During footfall, however, our vision is not as sharp and reactions are slowed. The study also confirms our understanding of the visual brain sensing the environment in a strobe-like way; our perception takes regular samples of the world before stitching them together to create our seamless experience (Davidson, Verstraten & Alais, 2024).

As you walk, be aware of the whole of the pelvis when moving a leg forward or when it moves back. Notice how the hips lift and sink. Aware of the complex 3 dimensional movement of the pelvis as you walk forward through space. The spine is in constant, sinuous motion. Notice this next time you walk. Left right left right.

Notice the abdomen. Rising, falling. Feel the contact of the clothing on skin as it rises and falls. Notice the chest rising and falling as you breathe in and out, filling the lungs with oxygen as you walk, expelling the air out. Pay attention to the 3 dimensionality of the ribs as they expand up and laterally. Notice the shoulders. Notice how they move with the rhythm of your walking. Let your shoulders be relaxed and passively transmit the rhythm of your stride down to the arms as they swing naturally. Notice all the motions in the arms, the upper arms, the forearms, the wrists, the hands- feeling the air coursing over the body as you walk. Be aware of the neck and the muscles supporting the skull. Notice the angle of your head. Subtle adjustments to posture, to the neck or shoulders can change your experience as you walk. Left right left right.

We use over 200 muscles to take just one step. Left right left right.

When we're moving through space, our eyes move laterally, side to side. Lateralized eye movements trigger suppression of the amygdala, which detects danger (Voogd, 2018). Forward movement is also associated with a suppression of the fear response (Salay, 2018). Forward movement triggers the release of dopamine. We reduce anxiety at the basal level.

If we are experiencing anger, walking meditation is a mindful response. Under perceived stress the body releases adrenaline. When the anger is intense, the emotional center of the brain often bypasses the prefrontal cortex, the seat of executive functioning. We lose reason. Deciding to take a walk to cool down is a rational response that restores a measure of equanimity, or balance, to the mind. So many ancillary benefits!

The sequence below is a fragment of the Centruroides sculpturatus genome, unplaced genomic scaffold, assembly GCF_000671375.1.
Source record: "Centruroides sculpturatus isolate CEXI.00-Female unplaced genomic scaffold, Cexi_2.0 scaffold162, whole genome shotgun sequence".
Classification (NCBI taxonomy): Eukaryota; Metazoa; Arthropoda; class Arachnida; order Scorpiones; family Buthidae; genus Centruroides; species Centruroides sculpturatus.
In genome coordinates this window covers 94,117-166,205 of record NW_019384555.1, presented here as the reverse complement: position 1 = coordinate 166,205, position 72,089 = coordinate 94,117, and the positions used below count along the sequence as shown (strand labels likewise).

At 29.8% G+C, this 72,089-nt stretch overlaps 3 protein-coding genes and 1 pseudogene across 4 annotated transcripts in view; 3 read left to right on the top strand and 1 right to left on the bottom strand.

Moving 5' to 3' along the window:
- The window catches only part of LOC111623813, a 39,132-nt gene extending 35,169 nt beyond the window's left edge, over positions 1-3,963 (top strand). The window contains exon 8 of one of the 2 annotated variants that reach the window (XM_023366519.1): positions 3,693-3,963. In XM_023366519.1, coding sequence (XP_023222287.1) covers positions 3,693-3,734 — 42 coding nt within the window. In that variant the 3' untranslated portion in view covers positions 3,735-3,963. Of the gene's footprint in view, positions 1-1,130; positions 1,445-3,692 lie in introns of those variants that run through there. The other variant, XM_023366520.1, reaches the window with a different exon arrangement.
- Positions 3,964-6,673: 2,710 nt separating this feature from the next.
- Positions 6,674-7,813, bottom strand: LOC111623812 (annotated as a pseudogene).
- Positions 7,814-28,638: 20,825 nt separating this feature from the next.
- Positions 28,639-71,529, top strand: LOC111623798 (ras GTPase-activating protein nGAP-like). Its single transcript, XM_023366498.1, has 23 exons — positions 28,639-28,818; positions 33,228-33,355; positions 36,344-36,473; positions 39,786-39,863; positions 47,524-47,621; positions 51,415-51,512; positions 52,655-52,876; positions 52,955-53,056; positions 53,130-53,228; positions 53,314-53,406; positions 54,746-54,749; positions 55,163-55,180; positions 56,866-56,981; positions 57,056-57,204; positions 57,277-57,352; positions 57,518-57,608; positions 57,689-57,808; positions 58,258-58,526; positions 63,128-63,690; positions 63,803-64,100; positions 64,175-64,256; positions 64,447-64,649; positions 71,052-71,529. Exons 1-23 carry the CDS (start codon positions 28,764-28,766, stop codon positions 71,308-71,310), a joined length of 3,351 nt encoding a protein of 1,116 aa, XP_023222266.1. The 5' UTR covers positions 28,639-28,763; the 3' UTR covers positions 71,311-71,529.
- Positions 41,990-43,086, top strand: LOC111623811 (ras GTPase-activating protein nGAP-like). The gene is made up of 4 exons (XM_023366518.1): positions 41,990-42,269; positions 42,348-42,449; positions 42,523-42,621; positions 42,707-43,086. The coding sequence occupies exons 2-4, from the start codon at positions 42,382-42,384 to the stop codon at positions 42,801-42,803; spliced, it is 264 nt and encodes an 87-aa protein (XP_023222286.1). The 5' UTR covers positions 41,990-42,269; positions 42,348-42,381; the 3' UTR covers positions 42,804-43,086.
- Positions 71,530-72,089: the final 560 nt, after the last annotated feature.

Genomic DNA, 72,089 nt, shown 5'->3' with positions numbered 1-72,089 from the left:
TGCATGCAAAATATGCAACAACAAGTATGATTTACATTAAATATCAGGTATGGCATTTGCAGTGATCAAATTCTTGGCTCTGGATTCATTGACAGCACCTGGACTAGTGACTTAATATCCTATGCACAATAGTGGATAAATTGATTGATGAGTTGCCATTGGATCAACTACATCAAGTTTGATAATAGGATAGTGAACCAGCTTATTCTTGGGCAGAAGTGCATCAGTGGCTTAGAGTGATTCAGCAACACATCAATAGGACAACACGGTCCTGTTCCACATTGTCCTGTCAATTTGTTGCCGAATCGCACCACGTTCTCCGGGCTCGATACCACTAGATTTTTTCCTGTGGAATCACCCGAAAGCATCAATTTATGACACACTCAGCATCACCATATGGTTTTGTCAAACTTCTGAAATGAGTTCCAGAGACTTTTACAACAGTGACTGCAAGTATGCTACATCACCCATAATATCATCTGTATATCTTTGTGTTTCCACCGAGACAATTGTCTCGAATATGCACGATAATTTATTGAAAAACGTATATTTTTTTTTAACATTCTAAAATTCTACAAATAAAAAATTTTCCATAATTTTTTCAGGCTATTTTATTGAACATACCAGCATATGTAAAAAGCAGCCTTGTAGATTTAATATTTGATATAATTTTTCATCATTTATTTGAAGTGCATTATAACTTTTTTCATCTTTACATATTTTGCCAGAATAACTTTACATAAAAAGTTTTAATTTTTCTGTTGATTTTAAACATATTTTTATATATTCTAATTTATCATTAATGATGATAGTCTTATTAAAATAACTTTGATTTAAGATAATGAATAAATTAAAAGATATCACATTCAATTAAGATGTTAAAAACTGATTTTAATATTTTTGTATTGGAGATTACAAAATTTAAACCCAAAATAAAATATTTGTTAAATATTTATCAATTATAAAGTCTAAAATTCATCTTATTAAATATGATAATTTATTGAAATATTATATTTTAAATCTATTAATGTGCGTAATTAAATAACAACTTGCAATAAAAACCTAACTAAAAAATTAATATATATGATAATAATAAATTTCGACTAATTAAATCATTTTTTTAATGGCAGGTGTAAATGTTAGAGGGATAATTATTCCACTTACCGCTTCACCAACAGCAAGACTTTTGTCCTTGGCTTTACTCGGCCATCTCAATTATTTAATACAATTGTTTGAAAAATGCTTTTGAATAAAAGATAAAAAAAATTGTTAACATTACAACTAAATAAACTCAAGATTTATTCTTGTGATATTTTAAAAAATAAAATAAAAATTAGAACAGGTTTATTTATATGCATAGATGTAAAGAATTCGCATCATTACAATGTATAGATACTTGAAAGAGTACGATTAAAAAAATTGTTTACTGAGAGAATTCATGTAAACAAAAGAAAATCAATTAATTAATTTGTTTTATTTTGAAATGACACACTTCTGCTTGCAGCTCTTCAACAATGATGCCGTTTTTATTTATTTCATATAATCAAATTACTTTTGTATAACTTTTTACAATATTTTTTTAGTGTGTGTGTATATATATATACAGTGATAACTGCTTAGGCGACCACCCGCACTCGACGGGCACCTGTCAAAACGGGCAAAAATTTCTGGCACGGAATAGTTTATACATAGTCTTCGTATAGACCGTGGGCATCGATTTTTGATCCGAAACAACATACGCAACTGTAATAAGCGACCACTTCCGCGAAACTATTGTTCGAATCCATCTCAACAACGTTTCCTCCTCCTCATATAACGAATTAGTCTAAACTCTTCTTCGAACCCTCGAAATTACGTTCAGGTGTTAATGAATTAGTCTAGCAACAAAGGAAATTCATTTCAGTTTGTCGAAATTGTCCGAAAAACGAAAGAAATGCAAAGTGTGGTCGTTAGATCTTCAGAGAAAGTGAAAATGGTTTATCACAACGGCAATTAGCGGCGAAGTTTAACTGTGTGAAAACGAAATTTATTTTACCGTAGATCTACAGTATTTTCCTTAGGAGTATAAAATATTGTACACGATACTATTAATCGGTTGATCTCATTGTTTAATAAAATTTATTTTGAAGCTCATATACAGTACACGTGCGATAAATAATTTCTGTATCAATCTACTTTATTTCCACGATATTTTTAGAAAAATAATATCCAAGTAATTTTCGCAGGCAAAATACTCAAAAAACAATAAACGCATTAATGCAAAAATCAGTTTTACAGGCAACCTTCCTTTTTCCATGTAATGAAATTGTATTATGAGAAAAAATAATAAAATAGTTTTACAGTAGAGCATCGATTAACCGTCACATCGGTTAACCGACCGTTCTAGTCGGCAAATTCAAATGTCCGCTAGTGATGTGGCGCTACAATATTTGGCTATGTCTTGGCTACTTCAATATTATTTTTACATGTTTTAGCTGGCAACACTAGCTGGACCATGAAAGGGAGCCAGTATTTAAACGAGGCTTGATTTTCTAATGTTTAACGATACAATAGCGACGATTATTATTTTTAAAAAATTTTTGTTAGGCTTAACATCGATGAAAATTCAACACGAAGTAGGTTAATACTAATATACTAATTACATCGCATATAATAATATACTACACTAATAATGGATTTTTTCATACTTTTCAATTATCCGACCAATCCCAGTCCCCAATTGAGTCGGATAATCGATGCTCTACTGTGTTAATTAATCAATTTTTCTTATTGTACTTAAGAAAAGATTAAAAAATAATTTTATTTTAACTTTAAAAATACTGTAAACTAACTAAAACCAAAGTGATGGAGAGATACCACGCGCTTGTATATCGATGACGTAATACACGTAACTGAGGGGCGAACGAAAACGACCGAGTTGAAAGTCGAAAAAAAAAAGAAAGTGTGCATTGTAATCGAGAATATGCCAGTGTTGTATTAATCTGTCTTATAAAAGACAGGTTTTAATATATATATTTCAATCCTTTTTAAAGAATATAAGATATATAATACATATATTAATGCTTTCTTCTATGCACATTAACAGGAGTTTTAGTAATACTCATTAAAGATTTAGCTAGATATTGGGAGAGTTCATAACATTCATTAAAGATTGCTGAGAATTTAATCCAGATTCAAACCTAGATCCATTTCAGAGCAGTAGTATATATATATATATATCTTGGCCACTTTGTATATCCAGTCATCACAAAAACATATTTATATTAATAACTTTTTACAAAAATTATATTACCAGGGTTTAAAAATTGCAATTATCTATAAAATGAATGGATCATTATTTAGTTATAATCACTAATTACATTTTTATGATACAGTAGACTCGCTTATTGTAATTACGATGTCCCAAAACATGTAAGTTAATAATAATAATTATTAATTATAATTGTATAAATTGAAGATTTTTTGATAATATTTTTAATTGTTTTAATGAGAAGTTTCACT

Relaxing the jaw and muscles of the face, we can switch attention away from walking and take note of what we see as we walk: how light falls, how shadows dance- noticing textures, patterns, colors. Notice what you see peripherally. Notice the empty space between objects as you walk.

Next, we can pay attention to the sounds that arise as we walk, the foot falling, the sound of the breath, birds singing, leaves rustling in the wind, dogs barking, cars passing. Pay attention to the most distant sounds and slowly bring your focus in to sounds that are close... to the sounds that are most subtle as you continue deepening your experience and immerse yourself fully in this moment even as you walk. Left right left right.

Left right left right.

As in sitting meditation, we can be aware of feelings as they arise, without censure. Without attachment. Without following them. Simply aware. Whether bored or content, irritated or tired, simply notice what arises in the present. Notice the quality of attention. Is the mind clear or dull, busy or calm, focused or distracted? Just notice, without judgment. Notice the balance between the inner and outer. If the mind is tense for example is that evident in the body?

Notice physical sensations within the body- whether pleasant or unpleasant. Just notice them without discriminating, without labeling, without resisting or pushing them away. If there is pain or discomfort, see if you can relax into it. Just letting it be. Opening to it with curiosity. Of course, you might want to change your gait or stop to stretch if necessary to relieve some discomfort. But try to remain fully present whatever you’re doing.

In the following video, Yuttadhammo Bhikku demonstrates the traditional technique of walking meditation.